For more than a century, one structure has towered over downtown Fitchburg's Main Street as its crown jewel.
The Johnsonia Building, constructed in 1898, is an Italian-Renaissance inspired five-story Indiana sandstone behemoth. In the early days, it served as a hotel, with legend having it that Teddy Roosevelt visited the building soon after its completion.
If the Johnsonia has done anything for downtown Fitchburg, it has proved that there is a market for up-scale rental housing in this city, especially since its recent renovation in the past few years, local officials said.
The building's 45-plus apartment and condominium units were almost all full when tragedy struck in mid-June.
A six-alarm fire engulfed the top two floors of the building, gutting them and leaving massive water and smoke damage throughout the structure.
The question in the wake of the blaze for city officials is how to attract a developer to tap into what is now an underserved residential market in the downtown.
Fitchburg Mayor Lisa Wong has some ideas — they involve students.
Just a few weeks after the fire it is unclear if or when the Johnsonia building will be habitable again. Owner Clark Straight has declined to discuss the situation publicly.
But the success of the Johnsonia during the past few years has spurred other development in downtown.
It's one of the reasons that the Twin Cities Community Development Corp. and executive director Marc Dohan combined $11 million worth of public and private funds two years ago to rehabilitate 470 Main St., which is adjacent to the Johnsonia Building. That building is almost fully occupied.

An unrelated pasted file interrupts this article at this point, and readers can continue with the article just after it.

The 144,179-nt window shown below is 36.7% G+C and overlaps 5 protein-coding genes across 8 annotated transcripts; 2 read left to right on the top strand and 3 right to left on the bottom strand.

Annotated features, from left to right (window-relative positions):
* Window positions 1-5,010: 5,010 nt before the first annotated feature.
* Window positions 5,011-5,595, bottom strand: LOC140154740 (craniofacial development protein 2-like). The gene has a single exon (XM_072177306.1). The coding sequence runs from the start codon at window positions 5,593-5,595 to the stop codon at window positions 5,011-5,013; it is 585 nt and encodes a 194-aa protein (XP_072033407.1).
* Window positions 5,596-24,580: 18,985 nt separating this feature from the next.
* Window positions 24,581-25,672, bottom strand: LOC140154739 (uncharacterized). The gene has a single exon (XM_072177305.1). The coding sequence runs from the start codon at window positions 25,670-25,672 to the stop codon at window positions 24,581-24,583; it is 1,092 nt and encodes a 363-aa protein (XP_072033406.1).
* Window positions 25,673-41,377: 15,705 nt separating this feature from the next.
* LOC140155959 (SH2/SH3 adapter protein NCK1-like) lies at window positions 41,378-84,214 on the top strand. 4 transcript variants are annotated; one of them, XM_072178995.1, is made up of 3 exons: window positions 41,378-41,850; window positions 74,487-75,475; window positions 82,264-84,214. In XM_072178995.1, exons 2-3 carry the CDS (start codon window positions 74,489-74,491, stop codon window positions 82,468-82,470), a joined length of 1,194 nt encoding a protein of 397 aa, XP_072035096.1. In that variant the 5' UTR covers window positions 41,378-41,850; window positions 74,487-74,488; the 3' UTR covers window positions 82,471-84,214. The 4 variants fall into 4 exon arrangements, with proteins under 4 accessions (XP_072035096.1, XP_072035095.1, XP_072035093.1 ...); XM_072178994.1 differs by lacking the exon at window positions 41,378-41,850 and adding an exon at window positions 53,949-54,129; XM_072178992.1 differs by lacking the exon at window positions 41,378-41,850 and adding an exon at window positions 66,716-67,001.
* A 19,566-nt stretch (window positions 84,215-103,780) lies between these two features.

"For us, (the Johnsonia) was the model that downtown housing could be successful," Dohan said.
Even before the fire, city officials said there was an underserved residential market downtown.
Fitchburg State University is located just north of the city's Main Street and is bursting at the seams for student housing, according to Ryan McNutt, Wong's chief of staff. The school has transitioned in recent years from one in which most of the students commute to campus to one that has more and more students living in Fitchburg. Because of that, students are spilling into housing units in surrounding neighborhoods.
At least one local real estate agent agrees and said student housing is a good niche to be in.
"The beauty of student housing is that, to a large extent, it's recession proof," said Rick Healey, owner of Foster-Healey Real Estate in Fitchburg and Leominster. "Every year there's a new class of freshman coming into the city."
Fitchburg officials are taking deliberate steps to help encourage the proliferation of student housing. Officials believe the key to redevelopment efforts is getting a couple of projects done successfully, then creating a snowball effect.
To help support the process, the city council recently created a student housing overlay district, which makes it easier for a developer to obtain permits to construct residential options aimed at students.
Instead of developers having to go to the local zoning board of appeals for a variance to construct student lodging, developers only need approval from the local planning board.
The city council's passage of the overlay district in April has already elicited interest from developers, McNutt said, with two projects specifically addressing student housing. There are some bumps in the road, however.
For example, plans were submitted to redevelop the former Montachusett Opportunity Council building at 75 Day St. into student housing. The building is located near the Fitchburg State campus, but the local planning board recently rejected the proposal because developers could not promise to have on-site staffing for the students, as the overlay district requires.
Healey, the local real estate agent, said Fitchburg has some amenities that make it attractive for development. There is an underused train station in the downtown, a new coffee shop and an upscale martini bar.
Still, deflated prices of homes and condominiums, plus an ongoing foreclosure crisis continue to plague the North County's real estate market. The depressed prices of condominiums make financing development especially difficult, Healey said.
"The cost of new construction or renovation is high compared to the market value of existing housing," Healey said. "I think there's no question there is a market for downtown housing, the only issue is at what price point?"